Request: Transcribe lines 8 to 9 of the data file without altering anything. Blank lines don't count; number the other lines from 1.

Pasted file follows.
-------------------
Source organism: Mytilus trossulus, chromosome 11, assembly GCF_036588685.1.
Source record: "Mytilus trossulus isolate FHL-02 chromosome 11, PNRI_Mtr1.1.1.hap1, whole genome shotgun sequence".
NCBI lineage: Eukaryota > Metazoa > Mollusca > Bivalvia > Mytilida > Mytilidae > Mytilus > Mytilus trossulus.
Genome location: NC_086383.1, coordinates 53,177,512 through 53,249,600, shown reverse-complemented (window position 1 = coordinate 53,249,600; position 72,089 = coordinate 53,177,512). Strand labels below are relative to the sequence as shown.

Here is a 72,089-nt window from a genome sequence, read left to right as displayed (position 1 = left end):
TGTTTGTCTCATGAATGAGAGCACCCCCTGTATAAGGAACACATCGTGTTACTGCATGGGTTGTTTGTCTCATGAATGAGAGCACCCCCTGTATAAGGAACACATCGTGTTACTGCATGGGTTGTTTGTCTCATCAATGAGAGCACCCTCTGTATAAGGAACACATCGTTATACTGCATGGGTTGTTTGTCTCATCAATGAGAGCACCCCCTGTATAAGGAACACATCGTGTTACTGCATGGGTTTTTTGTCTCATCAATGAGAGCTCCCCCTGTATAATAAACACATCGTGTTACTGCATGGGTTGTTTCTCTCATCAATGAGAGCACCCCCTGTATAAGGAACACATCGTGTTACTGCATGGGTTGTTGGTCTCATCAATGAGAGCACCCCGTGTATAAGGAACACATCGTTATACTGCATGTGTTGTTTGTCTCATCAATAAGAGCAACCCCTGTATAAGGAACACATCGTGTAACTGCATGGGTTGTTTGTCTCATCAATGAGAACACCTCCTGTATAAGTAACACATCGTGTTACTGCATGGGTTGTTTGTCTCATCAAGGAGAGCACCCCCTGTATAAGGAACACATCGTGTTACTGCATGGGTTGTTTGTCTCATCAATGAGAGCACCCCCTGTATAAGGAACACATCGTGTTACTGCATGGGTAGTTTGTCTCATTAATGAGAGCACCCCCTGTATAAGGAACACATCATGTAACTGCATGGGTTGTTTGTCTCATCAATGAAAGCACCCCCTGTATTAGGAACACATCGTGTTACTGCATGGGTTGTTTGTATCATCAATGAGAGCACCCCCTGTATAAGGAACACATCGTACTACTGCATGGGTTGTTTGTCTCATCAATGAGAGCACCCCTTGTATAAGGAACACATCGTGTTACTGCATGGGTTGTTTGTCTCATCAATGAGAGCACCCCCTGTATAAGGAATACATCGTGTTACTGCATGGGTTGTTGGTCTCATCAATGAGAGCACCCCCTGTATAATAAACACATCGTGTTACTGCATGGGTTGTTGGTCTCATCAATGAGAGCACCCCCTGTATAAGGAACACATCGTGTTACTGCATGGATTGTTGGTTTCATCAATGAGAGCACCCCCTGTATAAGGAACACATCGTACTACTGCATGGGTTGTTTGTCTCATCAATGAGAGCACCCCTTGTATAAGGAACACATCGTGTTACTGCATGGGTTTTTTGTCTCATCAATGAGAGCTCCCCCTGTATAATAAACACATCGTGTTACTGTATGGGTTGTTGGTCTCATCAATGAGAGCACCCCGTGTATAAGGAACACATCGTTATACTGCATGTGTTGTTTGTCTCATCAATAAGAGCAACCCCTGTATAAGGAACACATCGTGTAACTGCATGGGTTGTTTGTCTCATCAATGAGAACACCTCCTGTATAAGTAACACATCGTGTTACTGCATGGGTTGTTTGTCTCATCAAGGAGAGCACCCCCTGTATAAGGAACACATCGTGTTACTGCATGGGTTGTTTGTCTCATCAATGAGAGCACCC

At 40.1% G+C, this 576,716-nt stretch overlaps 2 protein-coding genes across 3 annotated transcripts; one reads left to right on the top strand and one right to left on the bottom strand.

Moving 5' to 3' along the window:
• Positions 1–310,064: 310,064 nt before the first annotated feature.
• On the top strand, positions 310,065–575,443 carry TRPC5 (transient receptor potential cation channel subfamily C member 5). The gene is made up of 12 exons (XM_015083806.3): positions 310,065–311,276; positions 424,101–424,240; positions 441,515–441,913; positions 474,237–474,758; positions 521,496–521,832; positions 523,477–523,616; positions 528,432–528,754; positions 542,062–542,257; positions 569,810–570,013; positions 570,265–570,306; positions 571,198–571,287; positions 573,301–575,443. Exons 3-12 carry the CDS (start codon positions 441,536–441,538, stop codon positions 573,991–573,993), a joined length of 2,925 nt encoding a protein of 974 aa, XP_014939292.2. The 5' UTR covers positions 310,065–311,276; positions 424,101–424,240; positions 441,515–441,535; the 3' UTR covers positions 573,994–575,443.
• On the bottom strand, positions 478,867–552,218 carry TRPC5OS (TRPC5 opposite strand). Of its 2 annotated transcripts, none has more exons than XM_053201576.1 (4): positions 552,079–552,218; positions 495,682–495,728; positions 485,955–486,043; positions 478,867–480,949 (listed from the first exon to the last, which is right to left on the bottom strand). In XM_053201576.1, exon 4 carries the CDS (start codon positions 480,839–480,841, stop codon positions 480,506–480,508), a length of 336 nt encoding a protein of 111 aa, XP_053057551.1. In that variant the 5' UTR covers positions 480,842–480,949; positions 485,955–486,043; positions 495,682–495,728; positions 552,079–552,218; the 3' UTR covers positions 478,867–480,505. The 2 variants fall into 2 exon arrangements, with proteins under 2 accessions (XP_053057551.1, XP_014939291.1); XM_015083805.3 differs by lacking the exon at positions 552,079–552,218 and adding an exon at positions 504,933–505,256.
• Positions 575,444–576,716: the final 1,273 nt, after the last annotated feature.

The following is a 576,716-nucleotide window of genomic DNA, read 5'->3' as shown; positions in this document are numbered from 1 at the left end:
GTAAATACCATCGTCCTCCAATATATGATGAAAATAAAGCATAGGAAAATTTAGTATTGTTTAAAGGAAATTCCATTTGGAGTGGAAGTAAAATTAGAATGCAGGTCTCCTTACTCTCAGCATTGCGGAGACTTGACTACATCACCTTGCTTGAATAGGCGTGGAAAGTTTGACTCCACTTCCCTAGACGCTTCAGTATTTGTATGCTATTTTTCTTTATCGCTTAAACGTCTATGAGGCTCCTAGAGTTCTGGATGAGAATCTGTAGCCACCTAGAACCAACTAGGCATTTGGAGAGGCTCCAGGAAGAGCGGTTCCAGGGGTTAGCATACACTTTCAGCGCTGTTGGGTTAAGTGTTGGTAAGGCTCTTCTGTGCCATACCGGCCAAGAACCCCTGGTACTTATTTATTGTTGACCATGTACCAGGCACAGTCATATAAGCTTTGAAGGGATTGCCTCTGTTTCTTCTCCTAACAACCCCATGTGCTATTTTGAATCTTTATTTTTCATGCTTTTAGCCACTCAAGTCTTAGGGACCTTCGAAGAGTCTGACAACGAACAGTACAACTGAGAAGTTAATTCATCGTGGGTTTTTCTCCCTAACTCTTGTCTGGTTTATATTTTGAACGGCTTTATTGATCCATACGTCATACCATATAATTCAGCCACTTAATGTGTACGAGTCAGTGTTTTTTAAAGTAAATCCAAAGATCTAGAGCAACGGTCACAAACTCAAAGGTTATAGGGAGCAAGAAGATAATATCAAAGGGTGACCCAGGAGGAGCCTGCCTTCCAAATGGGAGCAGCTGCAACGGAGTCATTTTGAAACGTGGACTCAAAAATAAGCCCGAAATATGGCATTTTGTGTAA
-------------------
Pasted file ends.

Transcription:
Moving 5' to 3' along the window:
• Positions 1–310,064: 310,064 nt before the first annotated feature.